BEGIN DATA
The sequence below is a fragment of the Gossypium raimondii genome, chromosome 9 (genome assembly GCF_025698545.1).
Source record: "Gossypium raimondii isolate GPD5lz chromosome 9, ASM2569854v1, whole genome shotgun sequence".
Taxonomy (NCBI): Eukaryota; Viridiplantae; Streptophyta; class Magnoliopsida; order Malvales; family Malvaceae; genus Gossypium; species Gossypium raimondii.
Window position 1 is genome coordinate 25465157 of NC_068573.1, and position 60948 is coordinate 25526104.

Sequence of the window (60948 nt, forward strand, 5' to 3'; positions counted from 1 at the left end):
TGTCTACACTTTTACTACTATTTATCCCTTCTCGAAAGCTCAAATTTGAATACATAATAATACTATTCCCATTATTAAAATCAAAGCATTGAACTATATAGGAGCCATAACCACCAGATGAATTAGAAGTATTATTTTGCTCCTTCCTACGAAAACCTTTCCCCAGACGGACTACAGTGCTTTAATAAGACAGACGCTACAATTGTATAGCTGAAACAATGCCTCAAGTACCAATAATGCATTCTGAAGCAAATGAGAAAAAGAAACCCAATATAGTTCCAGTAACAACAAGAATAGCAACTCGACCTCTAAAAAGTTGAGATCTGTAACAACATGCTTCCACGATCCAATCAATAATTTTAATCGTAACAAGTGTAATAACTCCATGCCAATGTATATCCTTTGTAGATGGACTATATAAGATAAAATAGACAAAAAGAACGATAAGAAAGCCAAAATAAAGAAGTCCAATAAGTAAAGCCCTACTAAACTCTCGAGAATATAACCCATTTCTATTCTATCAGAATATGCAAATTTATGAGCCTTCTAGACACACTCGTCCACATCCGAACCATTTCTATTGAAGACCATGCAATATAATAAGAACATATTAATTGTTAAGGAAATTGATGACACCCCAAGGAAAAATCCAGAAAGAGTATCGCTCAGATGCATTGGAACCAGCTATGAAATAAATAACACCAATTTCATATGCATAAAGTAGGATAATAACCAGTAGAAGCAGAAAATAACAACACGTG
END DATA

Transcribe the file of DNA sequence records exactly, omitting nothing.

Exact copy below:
The sequence below is a fragment of the Gossypium raimondii genome, chromosome 9 (genome assembly GCF_025698545.1).
Source record: "Gossypium raimondii isolate GPD5lz chromosome 9, ASM2569854v1, whole genome shotgun sequence".
Taxonomy (NCBI): Eukaryota; Viridiplantae; Streptophyta; class Magnoliopsida; order Malvales; family Malvaceae; genus Gossypium; species Gossypium raimondii.
Window position 1 is genome coordinate 25465157 of NC_068573.1, and position 60948 is coordinate 25526104.

Sequence of the window (60948 nt, forward strand, 5' to 3'; positions counted from 1 at the left end):
TGTCTACACTTTTACTACTATTTATCCCTTCTCGAAAGCTCAAATTTGAATACATAATAATACTATTCCCATTATTAAAATCAAAGCATTGAACTATATAGGAGCCATAACCACCAGATGAATTAGAAGTATTATTTTGCTCCTTCCTACGAAAACCTTTCCCCAGACGGACTACAGTGCTTTAATAAGACAGACGCTACAATTGTATAGCTGAAACAATGCCTCAAGTACCAATAATGCATTCTGAAGCAAATGAGAAAAAGAAACCCAATATAGTTCCAGTAACAACAAGAATAGCAACTCGACCTCTAAAAAGTTGAGATCTGTAACAACATGCTTCCACGATCCAATCAATAATTTTAATCGTAACAAGTGTAATAACTCCATGCCAATGTATATCCTTTGTAGATGGACTATATAAGATAAAATAGACAAAAAGAACGATAAGAAAGCCAAAATAAAGAAGTCCAATAAGTAAAGCCCTACTAAACTCTCGAGAATATAACCCATTTCTATTCTATCAGAATATGCAAATTTATGAGCCTTCTAGACACACTCGTCCACATCCGAACCATTTCTATTGAAGACCATGCAATATAATAAGAACATATTAATTGTTAAGGAAATTGATGACACCCCAAGGAAAAATCCAGAAAGAGTATCGCTCAGATGCATTGGAACCAGCTATGAAATAAATAACACCAATTTCATATGCATAAAGTAGGATAATAACCAGTAGAAGCAGAAAATAACAACACGTG